by Jenny Radelet

I love film festivals, because I get to see a high concentration of work, and discover talent I wouldn’t have heard about otherwise. There’s also kind of this mystical element at a festival. You never know what experience will have the most profound effect on you. Whether it’s karma or good instincts, so much of the search for a good story is about keeping your eyes and ears open and letting it find you.

I arrived in New York for the Tribeca Film Festival having done absolutely zero research on the films I wanted to see. There were a couple of movies I had heard of, but mostly I arrived with this sort of zen attitude, ready to throw myself into the fray and see what emerged. I saw ten films in three days, many of which were very good. But there were five films in particular that had something to offer me specifically. I’m not a film critic, so I really can’t say what’s good or bad about a film from a technical standpoint, but I would love to share the top five lessons I learned from my five favorite films at the 2012 Tribeca Film Festival:


Elles by Polish director Malgoska Szumowska was like getting punched in the face by feminism… in a good way. It wasn’t one of my favorite films at the festival, but perhaps the one I needed to process most.  The film stars Juliette Binoche as Anne, a journalist who is writing a piece about student prostitution. Szumowska co-wrote the film after reading an article about the increasing popularity of this alarming social trend among French college females.

Anne collects material from interviews she conducts with two young prostitutes, the wholesome Lola and the explosive Alecja (played by Joanna Kulig, who gives a standout performance). At first, Anne begins her work as a concerned, almost maternal outsider seeking understanding. Gradually, as she becomes more immersed in the lives of these girls, she begins to unravel, calling into question all the relationships with the men in her own life, and distancing herself from her domestic roles of wife and mother.

Szumowska depicts human sexuality in many complicated forms. It is soft and sensual, grotesque and violent, bizarre, isolating and at times, tragic. The scenes are so explicit that the film merited an NC-17 rating when it was released in New York and Los Angeles this past weekend. Thankfully, Binoche’s performance adds humor and compassion that gives the film some balance and the viewer some relief.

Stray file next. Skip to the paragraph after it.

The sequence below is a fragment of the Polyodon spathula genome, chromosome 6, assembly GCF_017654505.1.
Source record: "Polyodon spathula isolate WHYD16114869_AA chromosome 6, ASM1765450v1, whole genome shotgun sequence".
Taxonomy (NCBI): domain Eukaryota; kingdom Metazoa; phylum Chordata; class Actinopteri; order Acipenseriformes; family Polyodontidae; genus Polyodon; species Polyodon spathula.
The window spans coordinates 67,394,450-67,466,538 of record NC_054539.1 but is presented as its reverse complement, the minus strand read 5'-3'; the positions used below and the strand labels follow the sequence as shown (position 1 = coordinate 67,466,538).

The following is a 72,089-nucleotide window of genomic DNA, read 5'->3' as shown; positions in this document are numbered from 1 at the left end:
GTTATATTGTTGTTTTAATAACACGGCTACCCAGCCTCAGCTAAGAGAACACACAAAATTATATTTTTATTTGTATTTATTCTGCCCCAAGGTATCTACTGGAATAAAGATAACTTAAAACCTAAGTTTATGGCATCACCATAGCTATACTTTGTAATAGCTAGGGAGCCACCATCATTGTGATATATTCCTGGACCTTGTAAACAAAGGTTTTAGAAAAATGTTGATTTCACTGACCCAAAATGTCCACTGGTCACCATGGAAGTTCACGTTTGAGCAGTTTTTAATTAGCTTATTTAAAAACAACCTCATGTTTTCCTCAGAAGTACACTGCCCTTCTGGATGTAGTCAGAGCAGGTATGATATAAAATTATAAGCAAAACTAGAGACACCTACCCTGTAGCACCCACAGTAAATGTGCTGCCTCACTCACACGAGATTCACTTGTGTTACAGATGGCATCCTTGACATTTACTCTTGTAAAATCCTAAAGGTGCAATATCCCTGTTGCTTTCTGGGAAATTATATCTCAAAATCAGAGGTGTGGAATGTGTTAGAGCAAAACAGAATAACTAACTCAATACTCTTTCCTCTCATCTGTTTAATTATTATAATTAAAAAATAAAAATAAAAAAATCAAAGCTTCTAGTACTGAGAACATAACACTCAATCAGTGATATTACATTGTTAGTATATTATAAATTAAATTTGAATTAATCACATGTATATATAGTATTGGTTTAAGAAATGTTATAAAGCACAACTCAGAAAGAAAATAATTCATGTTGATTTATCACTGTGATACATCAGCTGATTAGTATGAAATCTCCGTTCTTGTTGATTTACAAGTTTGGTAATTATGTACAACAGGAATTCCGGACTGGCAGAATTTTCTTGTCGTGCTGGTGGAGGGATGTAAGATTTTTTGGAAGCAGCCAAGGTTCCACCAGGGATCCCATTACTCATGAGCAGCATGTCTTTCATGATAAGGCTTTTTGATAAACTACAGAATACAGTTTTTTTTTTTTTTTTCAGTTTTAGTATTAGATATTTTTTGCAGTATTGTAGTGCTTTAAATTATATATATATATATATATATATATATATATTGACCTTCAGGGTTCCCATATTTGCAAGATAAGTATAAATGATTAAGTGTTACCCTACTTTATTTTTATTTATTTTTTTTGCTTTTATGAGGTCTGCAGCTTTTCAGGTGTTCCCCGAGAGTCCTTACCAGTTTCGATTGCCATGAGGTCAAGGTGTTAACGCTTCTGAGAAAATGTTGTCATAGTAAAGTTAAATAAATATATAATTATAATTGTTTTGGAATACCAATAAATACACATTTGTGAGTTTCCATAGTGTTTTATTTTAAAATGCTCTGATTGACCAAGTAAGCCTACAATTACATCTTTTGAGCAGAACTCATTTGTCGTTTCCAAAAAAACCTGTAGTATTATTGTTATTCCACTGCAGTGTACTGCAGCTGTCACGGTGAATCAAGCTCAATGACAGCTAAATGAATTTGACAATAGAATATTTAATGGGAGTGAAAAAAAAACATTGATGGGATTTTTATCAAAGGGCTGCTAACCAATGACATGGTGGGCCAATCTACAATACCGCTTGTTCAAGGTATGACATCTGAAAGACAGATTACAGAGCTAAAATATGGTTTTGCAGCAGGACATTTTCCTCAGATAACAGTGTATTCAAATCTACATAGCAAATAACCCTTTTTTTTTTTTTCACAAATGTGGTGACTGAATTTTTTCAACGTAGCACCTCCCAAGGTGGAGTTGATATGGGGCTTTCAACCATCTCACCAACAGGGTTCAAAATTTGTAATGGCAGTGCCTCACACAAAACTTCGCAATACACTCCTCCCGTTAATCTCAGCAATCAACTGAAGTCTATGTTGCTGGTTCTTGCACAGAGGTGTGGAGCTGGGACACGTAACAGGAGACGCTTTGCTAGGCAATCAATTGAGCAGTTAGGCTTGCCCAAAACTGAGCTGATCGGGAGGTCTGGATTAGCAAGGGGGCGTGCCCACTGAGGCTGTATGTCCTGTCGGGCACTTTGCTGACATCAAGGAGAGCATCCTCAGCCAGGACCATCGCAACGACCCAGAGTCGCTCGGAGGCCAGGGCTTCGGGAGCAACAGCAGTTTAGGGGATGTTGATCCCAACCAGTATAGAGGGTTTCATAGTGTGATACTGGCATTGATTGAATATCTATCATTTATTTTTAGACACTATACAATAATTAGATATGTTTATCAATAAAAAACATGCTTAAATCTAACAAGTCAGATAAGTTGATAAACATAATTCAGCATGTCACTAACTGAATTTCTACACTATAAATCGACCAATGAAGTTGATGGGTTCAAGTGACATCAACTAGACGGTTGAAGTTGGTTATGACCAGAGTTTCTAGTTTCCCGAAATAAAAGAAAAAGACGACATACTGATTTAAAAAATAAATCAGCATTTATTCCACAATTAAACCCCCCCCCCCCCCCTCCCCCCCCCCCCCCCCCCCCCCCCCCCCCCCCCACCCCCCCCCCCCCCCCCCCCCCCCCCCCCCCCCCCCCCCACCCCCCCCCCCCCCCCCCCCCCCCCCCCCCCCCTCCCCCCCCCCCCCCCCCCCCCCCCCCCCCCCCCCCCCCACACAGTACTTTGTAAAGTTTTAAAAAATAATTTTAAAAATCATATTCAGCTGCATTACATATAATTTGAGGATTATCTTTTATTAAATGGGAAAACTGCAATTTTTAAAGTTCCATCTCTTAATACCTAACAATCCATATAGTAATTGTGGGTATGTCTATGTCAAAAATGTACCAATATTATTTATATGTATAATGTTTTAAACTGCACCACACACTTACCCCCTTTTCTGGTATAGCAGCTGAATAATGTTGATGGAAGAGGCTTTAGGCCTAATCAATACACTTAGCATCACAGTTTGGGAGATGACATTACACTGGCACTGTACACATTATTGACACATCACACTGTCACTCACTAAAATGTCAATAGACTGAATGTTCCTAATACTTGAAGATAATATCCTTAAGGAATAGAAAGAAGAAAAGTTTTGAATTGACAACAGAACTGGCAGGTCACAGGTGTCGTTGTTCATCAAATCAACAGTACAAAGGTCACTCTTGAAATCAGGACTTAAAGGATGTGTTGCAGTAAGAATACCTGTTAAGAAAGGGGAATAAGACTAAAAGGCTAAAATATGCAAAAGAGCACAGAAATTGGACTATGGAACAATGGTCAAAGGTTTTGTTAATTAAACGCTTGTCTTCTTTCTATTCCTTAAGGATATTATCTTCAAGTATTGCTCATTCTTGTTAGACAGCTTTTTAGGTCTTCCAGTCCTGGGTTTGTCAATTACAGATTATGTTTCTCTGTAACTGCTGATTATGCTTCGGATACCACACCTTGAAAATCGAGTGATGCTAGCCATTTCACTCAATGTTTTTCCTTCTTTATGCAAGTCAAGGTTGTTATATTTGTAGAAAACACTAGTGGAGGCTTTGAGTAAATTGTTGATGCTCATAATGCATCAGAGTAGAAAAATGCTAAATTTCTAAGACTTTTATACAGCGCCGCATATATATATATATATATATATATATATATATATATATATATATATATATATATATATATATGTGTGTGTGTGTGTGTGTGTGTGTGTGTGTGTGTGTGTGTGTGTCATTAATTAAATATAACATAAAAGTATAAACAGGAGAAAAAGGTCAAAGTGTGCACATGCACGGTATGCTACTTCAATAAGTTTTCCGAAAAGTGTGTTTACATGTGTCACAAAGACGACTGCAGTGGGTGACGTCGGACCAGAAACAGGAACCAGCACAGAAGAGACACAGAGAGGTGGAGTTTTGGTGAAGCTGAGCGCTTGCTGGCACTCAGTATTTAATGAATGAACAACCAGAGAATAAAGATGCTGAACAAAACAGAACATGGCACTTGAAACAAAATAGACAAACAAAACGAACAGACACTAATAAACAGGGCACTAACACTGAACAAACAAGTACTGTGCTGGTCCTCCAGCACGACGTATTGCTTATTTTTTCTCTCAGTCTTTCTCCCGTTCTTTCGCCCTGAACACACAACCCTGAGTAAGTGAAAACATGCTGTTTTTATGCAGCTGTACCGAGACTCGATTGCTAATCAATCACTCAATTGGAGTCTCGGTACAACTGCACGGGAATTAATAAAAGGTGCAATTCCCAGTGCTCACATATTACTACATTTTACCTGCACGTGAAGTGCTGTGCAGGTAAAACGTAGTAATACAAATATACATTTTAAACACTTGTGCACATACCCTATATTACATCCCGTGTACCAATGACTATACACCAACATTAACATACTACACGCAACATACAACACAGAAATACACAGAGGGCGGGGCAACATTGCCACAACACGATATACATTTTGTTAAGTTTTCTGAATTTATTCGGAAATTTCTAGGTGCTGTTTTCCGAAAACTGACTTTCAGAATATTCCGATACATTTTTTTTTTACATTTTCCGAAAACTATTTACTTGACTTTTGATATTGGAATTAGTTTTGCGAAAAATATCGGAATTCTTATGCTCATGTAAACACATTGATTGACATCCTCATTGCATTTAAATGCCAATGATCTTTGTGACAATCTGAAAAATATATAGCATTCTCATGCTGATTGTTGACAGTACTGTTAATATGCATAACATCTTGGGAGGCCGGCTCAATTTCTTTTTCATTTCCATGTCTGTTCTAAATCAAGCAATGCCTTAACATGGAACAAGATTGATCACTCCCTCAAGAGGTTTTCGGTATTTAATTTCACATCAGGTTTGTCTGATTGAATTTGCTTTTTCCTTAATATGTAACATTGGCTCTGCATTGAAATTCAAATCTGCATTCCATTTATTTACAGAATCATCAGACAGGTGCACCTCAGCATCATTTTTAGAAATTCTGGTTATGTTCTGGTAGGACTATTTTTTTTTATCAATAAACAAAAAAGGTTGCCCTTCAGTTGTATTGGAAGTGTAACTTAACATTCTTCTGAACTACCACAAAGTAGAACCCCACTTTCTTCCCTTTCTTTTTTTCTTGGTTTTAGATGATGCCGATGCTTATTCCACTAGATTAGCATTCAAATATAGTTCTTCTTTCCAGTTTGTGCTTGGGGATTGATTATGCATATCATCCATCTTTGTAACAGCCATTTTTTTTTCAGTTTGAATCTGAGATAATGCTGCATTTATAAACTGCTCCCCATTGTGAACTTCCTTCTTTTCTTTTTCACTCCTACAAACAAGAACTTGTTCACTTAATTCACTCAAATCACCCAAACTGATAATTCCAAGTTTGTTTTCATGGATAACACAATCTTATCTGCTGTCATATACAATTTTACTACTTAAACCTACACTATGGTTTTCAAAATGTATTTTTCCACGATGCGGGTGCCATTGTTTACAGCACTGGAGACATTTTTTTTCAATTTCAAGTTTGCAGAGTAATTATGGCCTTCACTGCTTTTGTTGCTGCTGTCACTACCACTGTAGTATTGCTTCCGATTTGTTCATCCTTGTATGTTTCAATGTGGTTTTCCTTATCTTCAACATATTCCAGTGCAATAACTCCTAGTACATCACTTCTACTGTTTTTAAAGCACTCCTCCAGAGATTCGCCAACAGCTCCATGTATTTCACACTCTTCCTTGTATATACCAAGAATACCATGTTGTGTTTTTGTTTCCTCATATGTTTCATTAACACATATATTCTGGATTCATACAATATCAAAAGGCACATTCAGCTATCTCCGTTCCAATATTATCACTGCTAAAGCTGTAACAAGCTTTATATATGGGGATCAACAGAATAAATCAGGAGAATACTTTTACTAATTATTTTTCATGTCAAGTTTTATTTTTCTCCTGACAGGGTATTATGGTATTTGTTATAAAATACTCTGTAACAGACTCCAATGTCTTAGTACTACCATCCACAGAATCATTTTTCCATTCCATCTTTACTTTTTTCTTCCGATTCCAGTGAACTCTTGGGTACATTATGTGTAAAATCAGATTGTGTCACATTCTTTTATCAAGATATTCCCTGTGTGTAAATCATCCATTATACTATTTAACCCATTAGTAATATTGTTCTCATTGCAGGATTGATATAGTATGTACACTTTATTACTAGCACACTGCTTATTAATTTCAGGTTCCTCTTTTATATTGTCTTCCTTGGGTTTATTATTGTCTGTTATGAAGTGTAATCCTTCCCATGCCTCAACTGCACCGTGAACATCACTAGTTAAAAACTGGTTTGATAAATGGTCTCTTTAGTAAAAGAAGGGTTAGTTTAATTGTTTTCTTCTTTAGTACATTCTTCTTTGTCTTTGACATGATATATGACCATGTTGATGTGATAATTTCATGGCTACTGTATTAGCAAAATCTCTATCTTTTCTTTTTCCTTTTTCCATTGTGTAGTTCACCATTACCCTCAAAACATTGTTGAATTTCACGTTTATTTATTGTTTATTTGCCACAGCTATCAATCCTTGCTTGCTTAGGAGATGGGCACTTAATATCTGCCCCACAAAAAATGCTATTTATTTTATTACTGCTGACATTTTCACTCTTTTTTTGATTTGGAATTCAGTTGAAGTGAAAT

Post-screening Q&A with co-writer/director Malgoska Szumowska and actress Joanna Kulig

We never get to read Anne’s piece once it’s finished, but one can gather it would be in line with Szumowska’s realm of thought: that prostitution is a woman’s choice, that sex for money can be enjoyed, and that men’s perception of women remains flawed. Whether or not you agree, “Elles” is worth seeing as a provocative exploration of the themes of guilt, consequence, pleasure, loneliness and the female experience.


Searching for Sugar Man was one of the only films on my radar when I showed up in New York. I had wanted to see it ever since it made a huge splash at Sundance and was quickly scooped up by Sony Pictures Classics. The documentary was made by Swedish filmmaker Malik Bendjelloul, who was so inspired when he heard the story of forgotten American musician Sixto Rodriguez that he knew he had to make a film about it.

The story is pretty miraculous. Rodriguez was discovered in a bar in Detroit in the late sixties by two Motown executives, and released his first album, “Cold Fact” in 1971. However, the provocative lyrics and heartbreaking melodies weren’t enough to make it a hit in the states, and Rodriguez remained in Detroit, working in hard labor and raising a family of daughters.

Meanwhile, a girl visiting her boyfriend in South Africa brought over a copy of “Cold Fact,” which spread like a virus through the apartheid-torn country. Rodriguez quickly became the voice of a generation. As one South African record store owner says, “Cold Fact was the album that gave people permission to free their minds.” To this day, he’s considered just as big as The Beatles or Simon & Garfunkel.

View the clip here:

One of the highlights of my Tribeca experience was attending an intimate concert for press at City Winery.  There were about 30 people sitting at tables in front of a small stage, drinking coffee and taking notes. Rodriguez walked out a few minutes late, looking disheveled, wearing an all black suit and his signature shades, a spot visible on the leg of his pants. This guy is for real.